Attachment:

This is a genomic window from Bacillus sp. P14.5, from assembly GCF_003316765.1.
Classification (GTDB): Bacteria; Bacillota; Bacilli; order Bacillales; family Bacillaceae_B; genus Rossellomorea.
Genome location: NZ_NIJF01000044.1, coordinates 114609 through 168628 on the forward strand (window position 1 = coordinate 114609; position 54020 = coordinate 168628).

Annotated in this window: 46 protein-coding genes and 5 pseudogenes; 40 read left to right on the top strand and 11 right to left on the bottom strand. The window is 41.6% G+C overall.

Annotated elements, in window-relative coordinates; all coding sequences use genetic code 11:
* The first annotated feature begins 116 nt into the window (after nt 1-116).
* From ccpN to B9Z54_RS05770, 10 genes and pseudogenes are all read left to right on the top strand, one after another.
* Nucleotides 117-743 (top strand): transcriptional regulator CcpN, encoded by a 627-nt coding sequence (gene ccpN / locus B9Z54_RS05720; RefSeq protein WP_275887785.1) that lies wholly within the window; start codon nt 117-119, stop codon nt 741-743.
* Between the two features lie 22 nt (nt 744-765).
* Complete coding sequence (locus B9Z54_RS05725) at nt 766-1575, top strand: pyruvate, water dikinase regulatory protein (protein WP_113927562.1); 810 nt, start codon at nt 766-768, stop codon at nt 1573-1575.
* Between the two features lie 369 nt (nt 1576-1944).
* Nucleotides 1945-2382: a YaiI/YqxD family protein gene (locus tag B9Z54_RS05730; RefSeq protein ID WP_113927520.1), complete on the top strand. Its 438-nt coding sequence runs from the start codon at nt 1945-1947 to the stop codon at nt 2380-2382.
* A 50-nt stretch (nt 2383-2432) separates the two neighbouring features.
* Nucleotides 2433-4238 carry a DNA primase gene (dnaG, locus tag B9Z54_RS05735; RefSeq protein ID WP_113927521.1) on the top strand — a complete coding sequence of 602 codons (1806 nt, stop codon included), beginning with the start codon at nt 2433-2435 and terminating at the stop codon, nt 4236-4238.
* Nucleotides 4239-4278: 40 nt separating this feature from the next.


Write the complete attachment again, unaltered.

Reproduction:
This is a genomic window from Bacillus sp. P14.5, from assembly GCF_003316765.1.
Classification (GTDB): Bacteria; Bacillota; Bacilli; order Bacillales; family Bacillaceae_B; genus Rossellomorea.
Genome location: NZ_NIJF01000044.1, coordinates 114609 through 168628 on the forward strand (window position 1 = coordinate 114609; position 54020 = coordinate 168628).

Annotated in this window: 46 protein-coding genes and 5 pseudogenes; 40 read left to right on the top strand and 11 right to left on the bottom strand. The window is 41.6% G+C overall.

Annotated elements, in window-relative coordinates; all coding sequences use genetic code 11:
* The first annotated feature begins 116 nt into the window (after nt 1-116).
* From ccpN to B9Z54_RS05770, 10 genes and pseudogenes are all read left to right on the top strand, one after another.
* Nucleotides 117-743 (top strand): transcriptional regulator CcpN, encoded by a 627-nt coding sequence (gene ccpN / locus B9Z54_RS05720; RefSeq protein WP_275887785.1) that lies wholly within the window; start codon nt 117-119, stop codon nt 741-743.
* Between the two features lie 22 nt (nt 744-765).
* Complete coding sequence (locus B9Z54_RS05725) at nt 766-1575, top strand: pyruvate, water dikinase regulatory protein (protein WP_113927562.1); 810 nt, start codon at nt 766-768, stop codon at nt 1573-1575.
* Between the two features lie 369 nt (nt 1576-1944).
* Nucleotides 1945-2382: a YaiI/YqxD family protein gene (locus tag B9Z54_RS05730; RefSeq protein ID WP_113927520.1), complete on the top strand. Its 438-nt coding sequence runs from the start codon at nt 1945-1947 to the stop codon at nt 2380-2382.
* A 50-nt stretch (nt 2383-2432) separates the two neighbouring features.
* Nucleotides 2433-4238 carry a DNA primase gene (dnaG, locus tag B9Z54_RS05735; RefSeq protein ID WP_113927521.1) on the top strand — a complete coding sequence of 602 codons (1806 nt, stop codon included), beginning with the start codon at nt 2433-2435 and terminating at the stop codon, nt 4236-4238.
* Nucleotides 4239-4278: 40 nt separating this feature from the next.